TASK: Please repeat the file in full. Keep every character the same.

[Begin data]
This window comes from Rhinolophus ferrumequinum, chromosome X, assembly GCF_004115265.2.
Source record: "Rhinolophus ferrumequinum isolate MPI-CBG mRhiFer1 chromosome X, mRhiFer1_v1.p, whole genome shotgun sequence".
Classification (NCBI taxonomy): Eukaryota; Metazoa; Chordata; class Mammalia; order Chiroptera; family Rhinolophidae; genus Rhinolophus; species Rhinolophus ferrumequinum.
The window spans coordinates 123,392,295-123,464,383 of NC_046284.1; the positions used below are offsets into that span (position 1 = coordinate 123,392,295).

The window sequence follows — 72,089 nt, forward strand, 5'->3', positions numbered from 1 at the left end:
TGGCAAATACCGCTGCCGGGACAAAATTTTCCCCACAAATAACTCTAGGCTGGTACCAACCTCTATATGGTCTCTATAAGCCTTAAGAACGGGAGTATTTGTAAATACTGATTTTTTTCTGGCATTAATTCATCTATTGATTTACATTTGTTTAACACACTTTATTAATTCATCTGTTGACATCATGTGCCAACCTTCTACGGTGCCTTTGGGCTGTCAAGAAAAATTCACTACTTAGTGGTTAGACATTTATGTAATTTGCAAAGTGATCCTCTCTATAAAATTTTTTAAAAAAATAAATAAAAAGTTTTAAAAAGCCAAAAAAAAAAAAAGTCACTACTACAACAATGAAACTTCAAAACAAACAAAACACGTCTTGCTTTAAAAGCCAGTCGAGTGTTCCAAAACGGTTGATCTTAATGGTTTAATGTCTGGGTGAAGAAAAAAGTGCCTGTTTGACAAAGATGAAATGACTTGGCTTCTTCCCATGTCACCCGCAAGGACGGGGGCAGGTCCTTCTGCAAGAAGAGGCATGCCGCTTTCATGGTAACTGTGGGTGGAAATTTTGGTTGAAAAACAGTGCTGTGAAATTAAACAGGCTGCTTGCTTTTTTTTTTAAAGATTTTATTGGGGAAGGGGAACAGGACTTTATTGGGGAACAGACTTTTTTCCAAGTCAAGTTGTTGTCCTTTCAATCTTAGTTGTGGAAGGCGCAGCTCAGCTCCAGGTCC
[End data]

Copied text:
This window comes from Rhinolophus ferrumequinum, chromosome X, assembly GCF_004115265.2.
Source record: "Rhinolophus ferrumequinum isolate MPI-CBG mRhiFer1 chromosome X, mRhiFer1_v1.p, whole genome shotgun sequence".
Classification (NCBI taxonomy): Eukaryota; Metazoa; Chordata; class Mammalia; order Chiroptera; family Rhinolophidae; genus Rhinolophus; species Rhinolophus ferrumequinum.
The window spans coordinates 123,392,295-123,464,383 of NC_046284.1; the positions used below are offsets into that span (position 1 = coordinate 123,392,295).

The window sequence follows — 72,089 nt, forward strand, 5'->3', positions numbered from 1 at the left end:
TGGCAAATACCGCTGCCGGGACAAAATTTTCCCCACAAATAACTCTAGGCTGGTACCAACCTCTATATGGTCTCTATAAGCCTTAAGAACGGGAGTATTTGTAAATACTGATTTTTTTCTGGCATTAATTCATCTATTGATTTACATTTGTTTAACACACTTTATTAATTCATCTGTTGACATCATGTGCCAACCTTCTACGGTGCCTTTGGGCTGTCAAGAAAAATTCACTACTTAGTGGTTAGACATTTATGTAATTTGCAAAGTGATCCTCTCTATAAAATTTTTTAAAAAAATAAATAAAAAGTTTTAAAAAGCCAAAAAAAAAAAAAGTCACTACTACAACAATGAAACTTCAAAACAAACAAAACACGTCTTGCTTTAAAAGCCAGTCGAGTGTTCCAAAACGGTTGATCTTAATGGTTTAATGTCTGGGTGAAGAAAAAAGTGCCTGTTTGACAAAGATGAAATGACTTGGCTTCTTCCCATGTCACCCGCAAGGACGGGGGCAGGTCCTTCTGCAAGAAGAGGCATGCCGCTTTCATGGTAACTGTGGGTGGAAATTTTGGTTGAAAAACAGTGCTGTGAAATTAAACAGGCTGCTTGCTTTTTTTTTTAAAGATTTTATTGGGGAAGGGGAACAGGACTTTATTGGGGAACAGACTTTTTTCCAAGTCAAGTTGTTGTCCTTTCAATCTTAGTTGTGGAAGGCGCAGCTCAGCTCCAGGTCC